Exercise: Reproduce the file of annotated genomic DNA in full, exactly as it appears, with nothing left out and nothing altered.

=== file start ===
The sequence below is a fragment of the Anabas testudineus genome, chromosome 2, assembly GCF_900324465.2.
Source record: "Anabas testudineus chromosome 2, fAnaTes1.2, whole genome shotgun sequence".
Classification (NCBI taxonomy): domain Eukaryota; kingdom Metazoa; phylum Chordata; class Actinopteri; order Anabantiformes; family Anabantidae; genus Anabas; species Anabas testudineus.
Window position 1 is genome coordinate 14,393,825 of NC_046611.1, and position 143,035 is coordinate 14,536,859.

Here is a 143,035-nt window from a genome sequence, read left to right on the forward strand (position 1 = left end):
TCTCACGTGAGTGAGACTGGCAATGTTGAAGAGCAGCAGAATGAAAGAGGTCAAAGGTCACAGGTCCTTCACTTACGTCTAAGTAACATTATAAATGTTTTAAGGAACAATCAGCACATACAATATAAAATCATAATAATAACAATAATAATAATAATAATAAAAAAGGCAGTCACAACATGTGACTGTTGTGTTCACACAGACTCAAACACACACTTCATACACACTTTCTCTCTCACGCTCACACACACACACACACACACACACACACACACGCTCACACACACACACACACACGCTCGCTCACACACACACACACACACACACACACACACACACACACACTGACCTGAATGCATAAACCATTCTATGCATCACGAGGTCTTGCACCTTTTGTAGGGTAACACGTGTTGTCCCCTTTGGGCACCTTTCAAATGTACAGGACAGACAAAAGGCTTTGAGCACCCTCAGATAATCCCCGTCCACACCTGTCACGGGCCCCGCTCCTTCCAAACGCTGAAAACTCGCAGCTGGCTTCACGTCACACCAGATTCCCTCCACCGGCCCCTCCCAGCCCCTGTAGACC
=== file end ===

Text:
The sequence below is a fragment of the Anabas testudineus genome, chromosome 2, assembly GCF_900324465.2.
Source record: "Anabas testudineus chromosome 2, fAnaTes1.2, whole genome shotgun sequence".
Classification (NCBI taxonomy): domain Eukaryota; kingdom Metazoa; phylum Chordata; class Actinopteri; order Anabantiformes; family Anabantidae; genus Anabas; species Anabas testudineus.
Window position 1 is genome coordinate 14,393,825 of NC_046611.1, and position 143,035 is coordinate 14,536,859.

Here is a 143,035-nt window from a genome sequence, read left to right on the forward strand (position 1 = left end):
TCTCACGTGAGTGAGACTGGCAATGTTGAAGAGCAGCAGAATGAAAGAGGTCAAAGGTCACAGGTCCTTCACTTACGTCTAAGTAACATTATAAATGTTTTAAGGAACAATCAGCACATACAATATAAAATCATAATAATAACAATAATAATAATAATAATAAAAAAGGCAGTCACAACATGTGACTGTTGTGTTCACACAGACTCAAACACACACTTCATACACACTTTCTCTCTCACGCTCACACACACACACACACACACACACACACACACGCTCACACACACACACACACACGCTCGCTCACACACACACACACACACACACACACACACACACACACACTGACCTGAATGCATAAACCATTCTATGCATCACGAGGTCTTGCACCTTTTGTAGGGTAACACGTGTTGTCCCCTTTGGGCACCTTTCAAATGTACAGGACAGACAAAAGGCTTTGAGCACCCTCAGATAATCCCCGTCCACACCTGTCACGGGCCCCGCTCCTTCCAAACGCTGAAAACTCGCAGCTGGCTTCACGTCACACCAGATTCCCTCCACCGGCCCCTCCCAGCCCCTGTAGACC